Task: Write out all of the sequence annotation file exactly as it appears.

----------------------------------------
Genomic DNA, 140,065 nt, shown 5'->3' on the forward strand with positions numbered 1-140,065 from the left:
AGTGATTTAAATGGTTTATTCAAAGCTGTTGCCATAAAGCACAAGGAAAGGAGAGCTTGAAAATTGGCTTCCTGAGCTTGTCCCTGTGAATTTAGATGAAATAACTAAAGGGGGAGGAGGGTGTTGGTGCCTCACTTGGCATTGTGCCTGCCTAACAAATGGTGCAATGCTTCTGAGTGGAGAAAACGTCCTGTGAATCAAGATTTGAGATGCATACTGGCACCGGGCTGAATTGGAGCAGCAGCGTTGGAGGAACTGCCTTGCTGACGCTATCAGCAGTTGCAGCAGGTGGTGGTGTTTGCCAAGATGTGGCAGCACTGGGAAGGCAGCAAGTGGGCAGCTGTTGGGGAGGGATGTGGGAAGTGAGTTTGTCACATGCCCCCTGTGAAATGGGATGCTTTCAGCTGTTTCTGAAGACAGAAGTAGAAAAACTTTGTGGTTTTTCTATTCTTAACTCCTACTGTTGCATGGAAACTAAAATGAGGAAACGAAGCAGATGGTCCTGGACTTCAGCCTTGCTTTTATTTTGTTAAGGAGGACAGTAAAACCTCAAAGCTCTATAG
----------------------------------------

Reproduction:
Genomic DNA, 140,065 nt, shown 5'->3' on the forward strand with positions numbered 1-140,065 from the left:
AGTGATTTAAATGGTTTATTCAAAGCTGTTGCCATAAAGCACAAGGAAAGGAGAGCTTGAAAATTGGCTTCCTGAGCTTGTCCCTGTGAATTTAGATGAAATAACTAAAGGGGGAGGAGGGTGTTGGTGCCTCACTTGGCATTGTGCCTGCCTAACAAATGGTGCAATGCTTCTGAGTGGAGAAAACGTCCTGTGAATCAAGATTTGAGATGCATACTGGCACCGGGCTGAATTGGAGCAGCAGCGTTGGAGGAACTGCCTTGCTGACGCTATCAGCAGTTGCAGCAGGTGGTGGTGTTTGCCAAGATGTGGCAGCACTGGGAAGGCAGCAAGTGGGCAGCTGTTGGGGAGGGATGTGGGAAGTGAGTTTGTCACATGCCCCCTGTGAAATGGGATGCTTTCAGCTGTTTCTGAAGACAGAAGTAGAAAAACTTTGTGGTTTTTCTATTCTTAACTCCTACTGTTGCATGGAAACTAAAATGAGGAAACGAAGCAGATGGTCCTGGACTTCAGCCTTGCTTTTATTTTGTTAAGGAGGACAGTAAAACCTCAAAGCTCTATAG